Cerro Otto: Take the chairlift up to the top of the mountain in winter or summer and have a cup of coffee in the revolving cafeteria that allows you to take in the 360º scenery.

Lake Nahuel Huapi is the largest lake in the area, with several small islands dotting the view. The color of the lake is a beautiful deep blue cerulean. Its name means Tiger island in the Mapuche language. The lake itself covers 560 sq. kms. and while the city of Bariloche does sit just along one bank, the majority of the shore line is virgin forest filled with cypress, poplar, and a variety of other trees. The lake is one of the defining characteristics of the area and is worth a good long boat ride or hike around its edge.

Centro Cívico: This charming area was designed by architect Ernesto de Estrada in the 1930's. It was completed in 1940 with gray stone and wood making it looks like an alpine lodge. Walk around the area and visit the outdoor market, where all of the artists are more than willing to discuss their trade and kindly wait for you to stutter out questions in your limited Spanish.

Kayaking, Hiking, Rafting, Paragliding and other outdoor sports are all great options while here with several different companies offering different tours and sport combinations.

When to Go

Depending on which outdoor activity you want to participate in, Bariloche is always a good choice for vacation anytime of year. Summer's are hot and dry and winters are cold and wet with both rain and snow.

How to Get There

Bariloche has a great international airport that has several flights coming in daily, namely from other cities in Argentina or from neighboring Chile. The number of flights increase during the ski season.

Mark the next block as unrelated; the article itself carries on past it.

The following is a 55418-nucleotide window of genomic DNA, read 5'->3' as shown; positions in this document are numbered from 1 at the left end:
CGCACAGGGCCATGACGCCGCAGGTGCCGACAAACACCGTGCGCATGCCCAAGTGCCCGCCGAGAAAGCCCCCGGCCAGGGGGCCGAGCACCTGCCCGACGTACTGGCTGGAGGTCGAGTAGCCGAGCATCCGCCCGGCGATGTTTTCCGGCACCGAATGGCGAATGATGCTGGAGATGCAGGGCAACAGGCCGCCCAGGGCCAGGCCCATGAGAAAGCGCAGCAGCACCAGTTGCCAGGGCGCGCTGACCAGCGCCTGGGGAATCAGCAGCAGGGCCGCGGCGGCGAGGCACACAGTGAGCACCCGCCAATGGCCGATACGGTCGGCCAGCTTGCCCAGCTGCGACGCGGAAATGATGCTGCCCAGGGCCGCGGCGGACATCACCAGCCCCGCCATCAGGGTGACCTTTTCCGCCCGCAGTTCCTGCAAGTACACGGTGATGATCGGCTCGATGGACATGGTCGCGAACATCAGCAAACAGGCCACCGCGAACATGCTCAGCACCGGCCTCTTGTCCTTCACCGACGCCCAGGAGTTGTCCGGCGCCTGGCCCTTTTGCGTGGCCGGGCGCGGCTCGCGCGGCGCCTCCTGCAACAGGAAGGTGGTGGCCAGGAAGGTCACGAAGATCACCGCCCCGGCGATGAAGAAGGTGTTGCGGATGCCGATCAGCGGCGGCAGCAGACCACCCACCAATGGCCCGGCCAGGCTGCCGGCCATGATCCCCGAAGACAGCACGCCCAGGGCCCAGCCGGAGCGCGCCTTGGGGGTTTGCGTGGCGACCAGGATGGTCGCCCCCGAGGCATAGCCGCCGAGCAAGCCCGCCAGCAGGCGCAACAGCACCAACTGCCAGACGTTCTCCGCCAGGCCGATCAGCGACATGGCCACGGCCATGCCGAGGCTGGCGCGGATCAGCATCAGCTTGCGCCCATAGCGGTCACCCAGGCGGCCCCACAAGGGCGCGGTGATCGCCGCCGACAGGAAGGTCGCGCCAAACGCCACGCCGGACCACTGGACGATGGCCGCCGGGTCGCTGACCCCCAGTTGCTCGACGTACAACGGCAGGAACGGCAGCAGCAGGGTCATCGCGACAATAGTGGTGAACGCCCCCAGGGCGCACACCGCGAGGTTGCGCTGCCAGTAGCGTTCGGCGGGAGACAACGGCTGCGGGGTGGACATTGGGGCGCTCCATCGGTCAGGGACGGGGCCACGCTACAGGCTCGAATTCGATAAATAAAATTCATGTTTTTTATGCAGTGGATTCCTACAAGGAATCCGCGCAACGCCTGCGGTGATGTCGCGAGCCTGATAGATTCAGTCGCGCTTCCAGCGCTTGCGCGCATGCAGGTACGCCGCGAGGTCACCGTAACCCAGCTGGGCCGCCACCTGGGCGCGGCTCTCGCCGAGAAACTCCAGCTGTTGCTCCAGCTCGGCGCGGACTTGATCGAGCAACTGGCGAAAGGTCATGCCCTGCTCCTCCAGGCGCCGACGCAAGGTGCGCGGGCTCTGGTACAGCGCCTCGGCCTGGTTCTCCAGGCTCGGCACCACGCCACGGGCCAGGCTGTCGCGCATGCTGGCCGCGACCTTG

One of the most spectacular ways to get there, or away is to take a series of ferries and buses across the many lakes in the region over the border to Puerto Montt or Puerto Varas in Chile. It is best to do this by booking with one of the major tourist agencies in the area. The ferries aren't overly comfortable, but the different colors in each of the lakes are gorgeous and well worth the day's travel time. When we went we were on one of the boats with a crew of men on their way to rescue two lost hikers in the mountains.

It is also possible to go by the Cardenal Antonio Samoré Pass across the Andes from Chile.

Where to Eat

If you like chocolate then Bariloche is definitely the place for you. It is the capital of chocolate in Argentina and you are guaranteed to gain a few kilos if you stay in Bariloche for a few days. There are chocolate stores everywhere and some are the size of supermarkets. You can watch the chocolate being made and after you can choose which you want to buy.

Familia Weiss: This restaurant is a must visit, if not for the wonderful food then for the absolutely beautiful décor done primarily in wood with stone. One wall however has a large picture window bringing in the even more beautiful view of the lake. They have grilled meats, pastas, some seafood and a good wine list. There is even a children's menu, (not the most common thing to find in South America). Try the meat and cheese fondue. The owners also have a smaller older restaurant and a market where you can buy smoked meats and cheese. All of the businesses leave you with a feel good feeling. Located on the corner of Palacios and V.A. O'Connor, you'll find it easy to get to in the city. (The other two are located on the main street Mite).

Casita Suiza:Talk about feeling like you are at home in the Alps, this restaurant serves up old family recipes from the fatherland, including a variety of delicious pastries and desserts. They also have fondue and grilled meat. They generally open for a late lunch... until midnight. (Quaglia 342)